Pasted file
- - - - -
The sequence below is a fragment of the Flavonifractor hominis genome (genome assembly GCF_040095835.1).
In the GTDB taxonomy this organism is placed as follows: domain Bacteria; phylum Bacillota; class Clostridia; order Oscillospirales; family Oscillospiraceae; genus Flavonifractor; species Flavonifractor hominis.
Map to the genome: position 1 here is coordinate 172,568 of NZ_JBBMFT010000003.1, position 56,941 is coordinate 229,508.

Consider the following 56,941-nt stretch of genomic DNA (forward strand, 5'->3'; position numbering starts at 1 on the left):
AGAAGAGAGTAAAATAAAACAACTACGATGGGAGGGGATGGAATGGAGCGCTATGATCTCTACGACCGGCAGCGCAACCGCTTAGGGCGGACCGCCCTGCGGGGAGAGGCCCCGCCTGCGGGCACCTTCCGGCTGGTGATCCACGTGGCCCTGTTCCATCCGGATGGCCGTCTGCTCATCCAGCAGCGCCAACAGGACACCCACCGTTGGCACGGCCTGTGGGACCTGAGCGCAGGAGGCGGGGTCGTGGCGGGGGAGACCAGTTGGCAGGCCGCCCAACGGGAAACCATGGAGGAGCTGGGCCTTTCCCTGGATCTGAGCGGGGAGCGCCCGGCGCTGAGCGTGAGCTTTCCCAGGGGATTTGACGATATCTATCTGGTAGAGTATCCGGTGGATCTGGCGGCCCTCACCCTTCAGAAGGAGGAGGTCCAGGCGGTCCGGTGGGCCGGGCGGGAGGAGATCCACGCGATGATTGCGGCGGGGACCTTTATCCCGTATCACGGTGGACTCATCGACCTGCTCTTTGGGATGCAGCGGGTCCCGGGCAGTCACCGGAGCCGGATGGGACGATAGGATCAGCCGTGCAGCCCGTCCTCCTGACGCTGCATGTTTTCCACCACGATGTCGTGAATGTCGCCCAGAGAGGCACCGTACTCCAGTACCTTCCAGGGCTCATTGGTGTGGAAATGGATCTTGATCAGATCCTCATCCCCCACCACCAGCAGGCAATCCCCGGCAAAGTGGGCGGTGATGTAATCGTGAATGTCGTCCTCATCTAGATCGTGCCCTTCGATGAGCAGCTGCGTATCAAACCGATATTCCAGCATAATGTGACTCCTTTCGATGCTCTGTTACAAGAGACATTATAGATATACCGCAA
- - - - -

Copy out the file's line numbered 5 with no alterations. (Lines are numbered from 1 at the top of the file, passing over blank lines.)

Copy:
AGAAGAGAGTAAAATAAAACAACTACGATGGGAGGGGATGGAATGGAGCGCTATGATCTCTACGACCGGCAGCGCAACCGCTTAGGGCGGACCGCCCTGCGGGGAGAGGCCCCGCCTGCGGGCACCTTCCGGCTGGTGATCCACGTGGCCCTGTTCCATCCGGATGGCCGTCTGCTCATCCAGCAGCGCCAACAGGACACCCACCGTTGGCACGGCCTGTGGGACCTGAGCGCAGGAGGCGGGGTCGTGGCGGGGGAGACCAGTTGGCAGGCCGCCCAACGGGAAACCATGGAGGAGCTGGGCCTTTCCCTGGATCTGAGCGGGGAGCGCCCGGCGCTGAGCGTGAGCTTTCCCAGGGGATTTGACGATATCTATCTGGTAGAGTATCCGGTGGATCTGGCGGCCCTCACCCTTCAGAAGGAGGAGGTCCAGGCGGTCCGGTGGGCCGGGCGGGAGGAGATCCACGCGATGATTGCGGCGGGGACCTTTATCCCGTATCACGGTGGACTCATCGACCTGCTCTTTGGGATGCAGCGGGTCCCGGGCAGTCACCGGAGCCGGATGGGACGATAGGATCAGCCGTGCAGCCCGTCCTCCTGACGCTGCATGTTTTCCACCACGATGTCGTGAATGTCGCCCAGAGAGGCACCGTACTCCAGTACCTTCCAGGGCTCATTGGTGTGGAAATGGATCTTGATCAGATCCTCATCCCCCACCACCAGCAGGCAATCCCCGGCAAAGTGGGCGGTGATGTAATCGTGAATGTCGTCCTCATCTAGATCGTGCCCTTCGATGAGCAGCTGCGTATCAAACCGATATTCCAGCATAATGTGACTCCTTTCGATGCTCTGTTACAAGAGACATTATAGATATACCGCAA